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    Ban the Teleprompter!

    Rick Santorum wants to outlaw teleprompters for presidential candidates. Never mind that leaders from Demosthenes to George Washington have used speechwriters (once called logographers). We think the ban is a great idea!

    See, I always believed that when you run for president of the United States, it should be illegal to read off a teleprompter. Because all you’re doing is reading someone else’s words to people.

    Presidential candidate Rick Santorum, speaking in Gulfport, Mississippi, March 11

    The great Roman orator and rhetorician Marcus Tullius Cicero also hated the teleprompter (or its equivalent, known as “paper.” ) Why? Because speaking from memory makes people think you’re speaking from the heart.

    Cicero listed five techniques, or “canons,” for oratory: 

    • Invention was all about the construction of a speech, from research to writing.
    • Arrangement had to do with organization. Start by establishing your character, then tell your story, support your argument with facts, clobber the opposing argument, then conclude with an emotional summary.
    • Style is where you bring in your figures of speech and tropes—the clothing you drape onto your naked oratory.
    • And then there’s memory.  The ancients practiced elaborate exercises to strengthen their memory, and learned special techniques to recall the elements of a speech. Plato was skeptical of writing (even though he himself wrote), in part because he was concerned that reading would damage the all-important faculty of memory.
    • Finally comes delivery, where you control your tone and gestures and wow your audience.

    “It’s important for you to understand who that person is in their own words,” Mr. Santorum said. “See them, look them in the eye…hear what’s [in their] heart.” Actually, memory lets your audience think they’re hearing your heart. But they’re really just hearing what’s in your brain.

    Which is fine with us. We’re more concerned about a candidate’s brain than his heart.

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    Reader Comments (3)

    Dear Figaro,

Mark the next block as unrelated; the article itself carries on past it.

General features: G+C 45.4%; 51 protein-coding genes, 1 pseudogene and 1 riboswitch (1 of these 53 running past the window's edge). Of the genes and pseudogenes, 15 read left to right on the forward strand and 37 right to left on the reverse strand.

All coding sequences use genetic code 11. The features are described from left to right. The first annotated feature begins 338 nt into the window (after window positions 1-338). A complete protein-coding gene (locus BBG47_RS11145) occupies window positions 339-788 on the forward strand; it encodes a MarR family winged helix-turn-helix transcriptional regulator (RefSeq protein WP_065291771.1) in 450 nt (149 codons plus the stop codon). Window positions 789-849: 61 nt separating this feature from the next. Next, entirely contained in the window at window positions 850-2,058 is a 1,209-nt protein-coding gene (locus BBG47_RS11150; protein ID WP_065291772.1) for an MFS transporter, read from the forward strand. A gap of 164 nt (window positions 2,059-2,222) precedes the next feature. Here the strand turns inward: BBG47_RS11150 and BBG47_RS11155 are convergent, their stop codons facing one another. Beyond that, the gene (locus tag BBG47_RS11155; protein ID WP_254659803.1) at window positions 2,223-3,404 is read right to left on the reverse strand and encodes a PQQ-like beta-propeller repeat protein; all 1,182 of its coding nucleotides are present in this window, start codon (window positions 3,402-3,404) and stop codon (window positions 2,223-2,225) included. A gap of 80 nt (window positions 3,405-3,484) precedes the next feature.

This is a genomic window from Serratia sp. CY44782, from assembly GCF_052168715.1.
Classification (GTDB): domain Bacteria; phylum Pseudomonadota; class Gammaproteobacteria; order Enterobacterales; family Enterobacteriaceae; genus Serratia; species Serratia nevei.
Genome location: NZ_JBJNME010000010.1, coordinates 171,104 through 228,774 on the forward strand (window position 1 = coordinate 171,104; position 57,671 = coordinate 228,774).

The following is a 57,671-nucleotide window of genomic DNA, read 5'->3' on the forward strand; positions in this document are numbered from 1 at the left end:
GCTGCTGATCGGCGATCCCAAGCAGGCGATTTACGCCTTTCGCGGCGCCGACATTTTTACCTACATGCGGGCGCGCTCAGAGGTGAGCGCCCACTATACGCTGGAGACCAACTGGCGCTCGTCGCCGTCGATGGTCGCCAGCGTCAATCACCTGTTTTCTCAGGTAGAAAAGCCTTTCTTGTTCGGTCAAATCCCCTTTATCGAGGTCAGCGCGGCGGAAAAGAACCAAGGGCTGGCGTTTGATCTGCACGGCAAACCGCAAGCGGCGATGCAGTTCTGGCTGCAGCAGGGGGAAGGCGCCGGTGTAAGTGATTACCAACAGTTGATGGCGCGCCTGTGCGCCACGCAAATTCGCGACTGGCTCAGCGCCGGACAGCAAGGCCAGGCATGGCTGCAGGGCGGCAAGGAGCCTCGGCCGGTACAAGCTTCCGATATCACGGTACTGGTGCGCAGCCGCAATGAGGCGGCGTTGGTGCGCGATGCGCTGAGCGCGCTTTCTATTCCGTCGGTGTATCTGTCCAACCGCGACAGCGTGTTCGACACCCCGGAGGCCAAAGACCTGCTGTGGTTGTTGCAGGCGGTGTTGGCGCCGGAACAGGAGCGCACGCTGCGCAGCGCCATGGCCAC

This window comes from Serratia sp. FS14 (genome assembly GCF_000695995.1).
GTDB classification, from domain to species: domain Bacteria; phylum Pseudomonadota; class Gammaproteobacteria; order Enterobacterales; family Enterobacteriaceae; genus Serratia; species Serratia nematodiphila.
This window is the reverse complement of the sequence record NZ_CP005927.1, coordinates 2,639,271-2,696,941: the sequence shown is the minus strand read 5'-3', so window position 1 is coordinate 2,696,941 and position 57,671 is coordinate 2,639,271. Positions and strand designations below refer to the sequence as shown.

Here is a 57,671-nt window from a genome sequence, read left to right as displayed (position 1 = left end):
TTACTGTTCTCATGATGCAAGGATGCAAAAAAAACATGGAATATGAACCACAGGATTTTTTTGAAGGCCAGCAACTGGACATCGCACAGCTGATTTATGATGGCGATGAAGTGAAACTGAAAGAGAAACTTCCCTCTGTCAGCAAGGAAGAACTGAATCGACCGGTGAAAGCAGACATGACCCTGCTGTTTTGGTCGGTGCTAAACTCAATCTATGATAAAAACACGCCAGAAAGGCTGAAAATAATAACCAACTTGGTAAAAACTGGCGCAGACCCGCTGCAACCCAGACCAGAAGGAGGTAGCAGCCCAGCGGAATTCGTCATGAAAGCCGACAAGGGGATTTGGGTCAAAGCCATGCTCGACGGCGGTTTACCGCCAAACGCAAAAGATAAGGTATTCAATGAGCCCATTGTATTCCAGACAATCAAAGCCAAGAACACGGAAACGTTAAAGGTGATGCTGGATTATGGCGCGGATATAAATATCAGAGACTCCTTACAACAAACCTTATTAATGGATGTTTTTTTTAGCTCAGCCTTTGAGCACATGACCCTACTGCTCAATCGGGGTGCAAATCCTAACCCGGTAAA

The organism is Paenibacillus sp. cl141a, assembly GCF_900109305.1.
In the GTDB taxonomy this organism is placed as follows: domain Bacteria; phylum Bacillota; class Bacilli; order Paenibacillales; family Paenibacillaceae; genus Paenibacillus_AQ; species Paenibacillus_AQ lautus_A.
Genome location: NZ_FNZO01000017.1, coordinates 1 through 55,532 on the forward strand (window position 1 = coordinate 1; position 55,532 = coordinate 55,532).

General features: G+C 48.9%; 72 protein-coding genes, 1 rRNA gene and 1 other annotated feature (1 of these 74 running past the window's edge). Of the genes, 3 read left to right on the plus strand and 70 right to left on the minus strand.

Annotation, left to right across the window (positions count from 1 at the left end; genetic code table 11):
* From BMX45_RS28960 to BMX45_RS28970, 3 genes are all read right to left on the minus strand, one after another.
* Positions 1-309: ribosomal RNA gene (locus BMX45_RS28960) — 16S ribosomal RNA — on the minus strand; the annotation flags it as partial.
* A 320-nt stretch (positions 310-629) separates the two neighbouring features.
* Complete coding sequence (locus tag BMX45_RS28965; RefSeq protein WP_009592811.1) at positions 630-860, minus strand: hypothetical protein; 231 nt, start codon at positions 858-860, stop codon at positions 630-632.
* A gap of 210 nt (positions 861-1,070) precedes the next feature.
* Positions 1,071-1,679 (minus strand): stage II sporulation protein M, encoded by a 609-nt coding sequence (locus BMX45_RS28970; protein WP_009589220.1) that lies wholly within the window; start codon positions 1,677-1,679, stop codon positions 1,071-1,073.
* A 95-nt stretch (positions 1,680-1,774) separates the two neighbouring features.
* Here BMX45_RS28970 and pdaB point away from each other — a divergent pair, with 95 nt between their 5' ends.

I am working on an analysis of my own writing for a style class. I am analyzing a piece of fiction I wrote previously.

    The sentence I am analyzing for schemes and figures:

    "'What can I get for you?' she chirped, her little pony-tail bouncing around as she spoke."

    My question is, is "she chirped" hyperbole, because the waitress did not literally "chirp"?

    Thanks for your advice,
    Kelly H.
    March 14, 2012 | Unregistered CommenterKelly H.
    Dear Figaro,

    I have trouble using commas and dashes. In high school, I was informed that a comma is used like a pause yet I sometimes use it incorrectly. Additionally, I feel a dash should be used to add detail, yet I sometimes over and mis use them as well.

    Here is a stanza from a poem I wrote- Did I use commas and dashes correctly and do you feel I have overused them?

    Filled with people and great tourist
    attractions- the Inner Harbor, Mount
    Vernon, Washington Hill, Oh Fells-
    Charm City, they call you-people of all races, ethnicities
    reside in you.
    Thank you for your time and consideration.
    March 14, 2012 | Unregistered CommenterShae B.
    There is a severe lack of eloquence in modern speeches, and I am targeting political speeches specifically. It's no longer about the content of the words, but rather what image or familiar feeling they conjure up in the listener. I through the art of oratory, and I mean that which was practiced by Cicero, by the great statesmen of the ages, I'd hope the merging of content and style would go hand in hand. Perhaps a move away from the teleprompter might do just that. Maybe.
    March 15, 2012 | Unregistered CommenterChristian R.

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